Let $f(x)=\sum _{n=0}^{\infty } b_nx^n$ and $\frac{1}{f(x)}=\sum _{n=0}^{\infty } d_nx^n$. Then the coefficients of the reciprocal of $f(x)$ can be written down. The first few terms are:

$d_0 = \frac{1}{b_0}$,

$d_1 = -\frac{b_1}{b_0^2}$,

$d_2 = \frac{b_1^2-b_0 b_2}{b_0^3}$

$d_3 = -\frac{b_1^3-2 b_0 b_1 b_2+b_0^2 b_3}{b_0^4}$


I was wondering if there is a general recursive (preferably not of course) formula for the coefficients of the reciprocal. If an arbitrary $n$ is given, can I write down a formula for $d_n$ (recursive or not)?


//edit: as the comments below suggest I think people are misinterpretating the question. I am not looking for someone to show me how to solve a system of linear equations by substitution... I want a formula for d_n, Since posting the question, I found such a formula for $d_n$ at http://functions.wolfram.com/GeneralIdentities/7/, see the section on Ratios of the direct function ... if anyone knows of how this formula is derived or any other references to it or similar formulas please let me know... thanks

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    $\begingroup$ There's no $a_n$ in your functions, only $b_n$. And this really, really does look like homework, and is not research level. But anyway, before this gets closed: just use $f(x) \cdot \frac{1}{f(x)} = 1 + 0 \cdot x + 0 \cdot x^2 + \ldots$ and the formulae for multiplication of power series. $\endgroup$ – Zen Harper Jan 26 '11 at 18:59
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    $\begingroup$ Yuan, how can you close this question on the basis that its a staightforward application of the Faa di Bruno equation ... since 1) this equation is not known by many (read the third line of this paper, romanpress.com/MathArticles/FaaDiBruno.pdf). and 2) Even if the Faa di Bruno equation does provide an answer, its equivalence to the answer posted at functions.wolfram.com/GeneralIdentities/7 is far from trivial ... and finally before you stupidly voted to close this question look at the responses below. The problem may not be hard but certainly not trivial!! $\endgroup$ – mark Jan 27 '11 at 0:11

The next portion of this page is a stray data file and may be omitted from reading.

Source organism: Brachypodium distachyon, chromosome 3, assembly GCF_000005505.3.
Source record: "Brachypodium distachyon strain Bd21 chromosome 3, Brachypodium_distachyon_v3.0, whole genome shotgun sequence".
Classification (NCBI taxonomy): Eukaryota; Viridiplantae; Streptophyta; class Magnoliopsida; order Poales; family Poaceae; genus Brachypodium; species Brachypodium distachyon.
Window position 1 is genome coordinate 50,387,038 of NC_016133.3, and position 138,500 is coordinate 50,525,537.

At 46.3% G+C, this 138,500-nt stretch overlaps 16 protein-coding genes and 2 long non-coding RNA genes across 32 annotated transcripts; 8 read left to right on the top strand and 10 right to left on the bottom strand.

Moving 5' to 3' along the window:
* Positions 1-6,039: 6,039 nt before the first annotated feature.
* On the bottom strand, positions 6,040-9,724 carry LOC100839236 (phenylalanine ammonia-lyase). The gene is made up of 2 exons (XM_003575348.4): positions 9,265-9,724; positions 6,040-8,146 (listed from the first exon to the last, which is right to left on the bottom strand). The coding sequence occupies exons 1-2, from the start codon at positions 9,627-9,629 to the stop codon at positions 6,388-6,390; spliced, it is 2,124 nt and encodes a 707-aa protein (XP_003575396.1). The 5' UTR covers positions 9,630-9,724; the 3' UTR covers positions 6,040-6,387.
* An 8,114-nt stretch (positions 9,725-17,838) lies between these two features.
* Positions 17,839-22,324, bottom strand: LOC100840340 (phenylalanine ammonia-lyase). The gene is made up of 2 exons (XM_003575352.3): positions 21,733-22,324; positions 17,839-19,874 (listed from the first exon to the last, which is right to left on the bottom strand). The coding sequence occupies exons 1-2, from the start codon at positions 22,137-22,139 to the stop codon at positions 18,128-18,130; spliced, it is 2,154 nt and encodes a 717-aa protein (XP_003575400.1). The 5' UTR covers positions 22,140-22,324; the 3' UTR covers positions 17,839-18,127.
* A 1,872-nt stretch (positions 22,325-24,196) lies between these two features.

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    $\begingroup$ And Willie Wong!! the reference you pointed me to simply suggests you didnt even read or understand the question ... so you foolishly closing the question has annoyed because I was having a good discussion about the solution with other members. $\endgroup$ – mark Jan 27 '11 at 0:12
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    $\begingroup$ Actually I don't see the need of closing this question, for these reasons: (1) even a simple question may be of interest to other professional mathematicians not in that very field; and (2) sometimes simple or naive questions here gave rise to wonderful answer by our best users. That said, I would recommend aukm not to feel offended, and to avoid quarreling --for some reasons it's considerd umpolite. $\endgroup$ – Pietro Majer Jan 27 '11 at 1:12
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    $\begingroup$ "This question is unlikely to help any future visitors"? NO, this question helped me a lot. $\endgroup$ – fairytale Jul 6 '17 at 16:58

Assume $b_0=1$ to simplify things. You want a closed formula for the recursively defined sequence $$d_0=1$$ $$d_n=-\sum_{k=0}^{n-1}d_kb_{n-k}. $$ Let $\alpha=(\alpha_1,\dots,\alpha_r)\in \mathbb{N}_ +^\omega$ be a multi-index with length $l(\alpha):=r$ and weight $|\alpha|:=\sum_{j=1}^r\alpha_j$. Let's denote $b_\alpha:=b_{\alpha_1}\dots b_{\alpha_r}$.

We have (induction) $$d_n:=\sum_{|\alpha|=n}(-1)^{l(\alpha)}b_\alpha. $$

There are of course several equal terms in the sum, due to the commutativity; summing equal terms, a corresponding smaller set of indices would be the increasing multi-indices (the number of terms in the sum would then be the number of partitions $p(n)$).

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  • $\begingroup$ Or you can derive it just expanding the formal series $(1+y)^{-1}$ with $y:=\sum_{k=1}^\infty b_k x^k$, and reordering. $\endgroup$ – Pietro Majer Jan 26 '11 at 21:17